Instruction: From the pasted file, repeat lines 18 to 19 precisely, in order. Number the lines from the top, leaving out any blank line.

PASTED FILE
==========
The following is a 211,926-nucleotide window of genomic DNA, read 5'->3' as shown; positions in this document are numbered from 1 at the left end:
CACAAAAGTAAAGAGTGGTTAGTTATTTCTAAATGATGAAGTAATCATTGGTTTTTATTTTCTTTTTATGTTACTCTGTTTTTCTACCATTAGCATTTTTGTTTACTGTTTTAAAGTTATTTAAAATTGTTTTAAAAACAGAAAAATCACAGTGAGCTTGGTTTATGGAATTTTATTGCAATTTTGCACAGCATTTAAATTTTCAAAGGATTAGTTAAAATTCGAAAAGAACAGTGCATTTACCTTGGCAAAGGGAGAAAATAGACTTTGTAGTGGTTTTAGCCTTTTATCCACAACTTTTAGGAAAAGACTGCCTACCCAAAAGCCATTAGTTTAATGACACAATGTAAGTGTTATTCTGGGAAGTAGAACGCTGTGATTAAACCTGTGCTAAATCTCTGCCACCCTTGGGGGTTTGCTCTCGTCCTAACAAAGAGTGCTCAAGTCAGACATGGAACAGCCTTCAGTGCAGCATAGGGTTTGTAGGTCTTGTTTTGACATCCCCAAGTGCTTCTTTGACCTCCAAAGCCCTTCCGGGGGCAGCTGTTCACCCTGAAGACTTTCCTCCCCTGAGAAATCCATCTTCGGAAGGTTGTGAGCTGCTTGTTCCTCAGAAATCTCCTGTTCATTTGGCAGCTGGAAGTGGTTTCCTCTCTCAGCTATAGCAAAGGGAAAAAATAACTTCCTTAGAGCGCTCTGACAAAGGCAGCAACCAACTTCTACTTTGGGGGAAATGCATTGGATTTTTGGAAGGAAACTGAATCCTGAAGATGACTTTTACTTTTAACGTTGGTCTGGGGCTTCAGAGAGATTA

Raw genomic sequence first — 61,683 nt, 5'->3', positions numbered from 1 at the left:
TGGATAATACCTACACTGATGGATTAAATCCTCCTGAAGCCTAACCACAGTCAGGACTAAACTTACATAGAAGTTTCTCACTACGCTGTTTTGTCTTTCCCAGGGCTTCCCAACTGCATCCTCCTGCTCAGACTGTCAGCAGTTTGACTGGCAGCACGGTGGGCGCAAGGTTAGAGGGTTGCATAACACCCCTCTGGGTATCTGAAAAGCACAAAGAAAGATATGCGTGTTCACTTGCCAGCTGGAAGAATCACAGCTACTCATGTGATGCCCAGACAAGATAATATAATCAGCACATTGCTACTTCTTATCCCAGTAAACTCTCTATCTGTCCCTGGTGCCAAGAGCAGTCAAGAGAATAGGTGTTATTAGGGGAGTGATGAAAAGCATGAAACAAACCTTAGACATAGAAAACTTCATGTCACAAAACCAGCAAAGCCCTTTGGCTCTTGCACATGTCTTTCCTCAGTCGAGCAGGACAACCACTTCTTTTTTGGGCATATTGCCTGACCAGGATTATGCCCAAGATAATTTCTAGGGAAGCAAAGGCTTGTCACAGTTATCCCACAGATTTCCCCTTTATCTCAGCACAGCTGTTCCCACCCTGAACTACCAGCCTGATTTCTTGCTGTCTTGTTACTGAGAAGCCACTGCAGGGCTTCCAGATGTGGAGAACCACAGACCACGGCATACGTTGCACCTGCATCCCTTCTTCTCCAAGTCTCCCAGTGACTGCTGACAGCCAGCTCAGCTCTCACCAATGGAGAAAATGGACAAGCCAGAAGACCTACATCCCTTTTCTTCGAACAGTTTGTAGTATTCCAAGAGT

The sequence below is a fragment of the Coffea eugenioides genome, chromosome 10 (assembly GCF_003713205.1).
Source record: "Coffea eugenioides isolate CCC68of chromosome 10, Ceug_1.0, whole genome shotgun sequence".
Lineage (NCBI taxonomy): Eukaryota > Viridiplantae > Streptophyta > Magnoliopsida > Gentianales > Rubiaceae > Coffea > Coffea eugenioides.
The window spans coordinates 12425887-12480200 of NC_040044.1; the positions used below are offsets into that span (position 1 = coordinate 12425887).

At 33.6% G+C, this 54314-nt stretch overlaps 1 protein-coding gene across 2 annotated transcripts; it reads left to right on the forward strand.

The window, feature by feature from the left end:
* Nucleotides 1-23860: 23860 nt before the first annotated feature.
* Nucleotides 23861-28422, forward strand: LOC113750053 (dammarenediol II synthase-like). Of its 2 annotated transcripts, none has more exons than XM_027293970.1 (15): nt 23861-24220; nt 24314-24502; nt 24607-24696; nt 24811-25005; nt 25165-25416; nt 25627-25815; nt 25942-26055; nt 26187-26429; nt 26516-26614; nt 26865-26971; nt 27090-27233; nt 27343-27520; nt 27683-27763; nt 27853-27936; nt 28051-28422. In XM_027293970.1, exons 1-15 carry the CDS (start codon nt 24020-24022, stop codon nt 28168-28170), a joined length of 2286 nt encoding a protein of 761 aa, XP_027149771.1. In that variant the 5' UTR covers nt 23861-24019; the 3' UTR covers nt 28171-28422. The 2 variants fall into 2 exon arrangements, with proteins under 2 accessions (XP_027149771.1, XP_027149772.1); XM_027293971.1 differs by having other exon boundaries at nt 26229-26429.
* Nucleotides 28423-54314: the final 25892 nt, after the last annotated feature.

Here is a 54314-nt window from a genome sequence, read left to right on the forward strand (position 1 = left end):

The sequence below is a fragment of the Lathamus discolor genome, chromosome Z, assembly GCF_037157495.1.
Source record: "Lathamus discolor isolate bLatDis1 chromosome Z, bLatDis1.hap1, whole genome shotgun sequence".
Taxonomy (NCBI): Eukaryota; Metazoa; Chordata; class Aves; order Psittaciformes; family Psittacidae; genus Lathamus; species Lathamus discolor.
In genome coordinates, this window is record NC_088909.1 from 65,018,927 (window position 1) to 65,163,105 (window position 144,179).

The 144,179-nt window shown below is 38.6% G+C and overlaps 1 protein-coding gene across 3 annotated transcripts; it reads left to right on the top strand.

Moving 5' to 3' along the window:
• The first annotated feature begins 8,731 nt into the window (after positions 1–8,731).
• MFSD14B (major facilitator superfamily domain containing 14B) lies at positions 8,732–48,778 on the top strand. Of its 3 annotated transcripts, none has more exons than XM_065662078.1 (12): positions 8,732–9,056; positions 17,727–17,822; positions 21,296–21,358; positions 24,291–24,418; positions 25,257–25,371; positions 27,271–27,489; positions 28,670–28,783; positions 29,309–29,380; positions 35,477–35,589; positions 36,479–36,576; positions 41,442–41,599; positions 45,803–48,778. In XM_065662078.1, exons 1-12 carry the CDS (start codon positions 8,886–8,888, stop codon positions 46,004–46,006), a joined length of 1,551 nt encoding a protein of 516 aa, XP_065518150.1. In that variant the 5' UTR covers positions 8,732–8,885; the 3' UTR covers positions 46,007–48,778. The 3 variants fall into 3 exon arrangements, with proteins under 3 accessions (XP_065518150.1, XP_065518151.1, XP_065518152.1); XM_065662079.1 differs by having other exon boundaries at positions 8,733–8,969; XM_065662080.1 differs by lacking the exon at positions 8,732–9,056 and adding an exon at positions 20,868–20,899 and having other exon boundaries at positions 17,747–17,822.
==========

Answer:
In genome coordinates, this window is record NC_088909.1 from 65,018,927 (window position 1) to 65,163,105 (window position 144,179).

The 144,179-nt window shown below is 38.6% G+C and overlaps 1 protein-coding gene across 3 annotated transcripts; it reads left to right on the top strand.